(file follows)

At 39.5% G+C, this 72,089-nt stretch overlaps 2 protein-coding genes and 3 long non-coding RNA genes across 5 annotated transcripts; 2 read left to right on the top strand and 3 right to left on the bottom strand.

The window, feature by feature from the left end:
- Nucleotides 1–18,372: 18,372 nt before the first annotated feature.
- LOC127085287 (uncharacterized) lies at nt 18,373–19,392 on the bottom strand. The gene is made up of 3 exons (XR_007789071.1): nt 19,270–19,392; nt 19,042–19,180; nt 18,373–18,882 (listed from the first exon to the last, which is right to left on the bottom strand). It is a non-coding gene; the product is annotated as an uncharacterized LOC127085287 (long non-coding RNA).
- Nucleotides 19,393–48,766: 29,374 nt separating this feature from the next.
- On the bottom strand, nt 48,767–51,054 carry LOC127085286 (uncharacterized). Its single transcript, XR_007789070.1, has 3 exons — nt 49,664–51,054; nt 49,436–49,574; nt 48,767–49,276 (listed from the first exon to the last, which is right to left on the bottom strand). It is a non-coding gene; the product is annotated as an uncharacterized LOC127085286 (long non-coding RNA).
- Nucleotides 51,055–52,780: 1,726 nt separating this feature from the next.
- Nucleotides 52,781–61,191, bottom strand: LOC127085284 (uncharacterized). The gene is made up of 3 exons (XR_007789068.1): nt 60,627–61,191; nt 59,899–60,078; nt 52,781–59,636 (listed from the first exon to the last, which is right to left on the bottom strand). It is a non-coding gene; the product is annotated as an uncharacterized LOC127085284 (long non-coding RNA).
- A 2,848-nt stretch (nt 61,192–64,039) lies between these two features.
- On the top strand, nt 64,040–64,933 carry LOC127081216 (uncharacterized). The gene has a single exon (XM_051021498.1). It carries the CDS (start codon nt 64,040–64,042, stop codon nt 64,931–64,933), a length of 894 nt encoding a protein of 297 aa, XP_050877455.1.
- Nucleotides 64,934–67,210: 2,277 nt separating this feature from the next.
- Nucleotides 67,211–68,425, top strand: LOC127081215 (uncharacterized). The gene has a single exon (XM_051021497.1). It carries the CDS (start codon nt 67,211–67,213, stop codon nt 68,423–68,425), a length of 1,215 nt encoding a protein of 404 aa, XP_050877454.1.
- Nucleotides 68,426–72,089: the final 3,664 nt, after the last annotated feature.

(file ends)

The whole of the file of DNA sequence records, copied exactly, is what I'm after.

At 39.5% G+C, this 72,089-nt stretch overlaps 2 protein-coding genes and 3 long non-coding RNA genes across 5 annotated transcripts; 2 read left to right on the top strand and 3 right to left on the bottom strand.

The window, feature by feature from the left end:
- Nucleotides 1–18,372: 18,372 nt before the first annotated feature.
- LOC127085287 (uncharacterized) lies at nt 18,373–19,392 on the bottom strand. The gene is made up of 3 exons (XR_007789071.1): nt 19,270–19,392; nt 19,042–19,180; nt 18,373–18,882 (listed from the first exon to the last, which is right to left on the bottom strand). It is a non-coding gene; the product is annotated as an uncharacterized LOC127085287 (long non-coding RNA).
- Nucleotides 19,393–48,766: 29,374 nt separating this feature from the next.
- On the bottom strand, nt 48,767–51,054 carry LOC127085286 (uncharacterized). Its single transcript, XR_007789070.1, has 3 exons — nt 49,664–51,054; nt 49,436–49,574; nt 48,767–49,276 (listed from the first exon to the last, which is right to left on the bottom strand). It is a non-coding gene; the product is annotated as an uncharacterized LOC127085286 (long non-coding RNA).
- Nucleotides 51,055–52,780: 1,726 nt separating this feature from the next.
- Nucleotides 52,781–61,191, bottom strand: LOC127085284 (uncharacterized). The gene is made up of 3 exons (XR_007789068.1): nt 60,627–61,191; nt 59,899–60,078; nt 52,781–59,636 (listed from the first exon to the last, which is right to left on the bottom strand). It is a non-coding gene; the product is annotated as an uncharacterized LOC127085284 (long non-coding RNA).
- A 2,848-nt stretch (nt 61,192–64,039) lies between these two features.
- On the top strand, nt 64,040–64,933 carry LOC127081216 (uncharacterized). The gene has a single exon (XM_051021498.1). It carries the CDS (start codon nt 64,040–64,042, stop codon nt 64,931–64,933), a length of 894 nt encoding a protein of 297 aa, XP_050877455.1.
- Nucleotides 64,934–67,210: 2,277 nt separating this feature from the next.
- Nucleotides 67,211–68,425, top strand: LOC127081215 (uncharacterized). The gene has a single exon (XM_051021497.1). It carries the CDS (start codon nt 67,211–67,213, stop codon nt 68,423–68,425), a length of 1,215 nt encoding a protein of 404 aa, XP_050877454.1.
- Nucleotides 68,426–72,089: the final 3,664 nt, after the last annotated feature.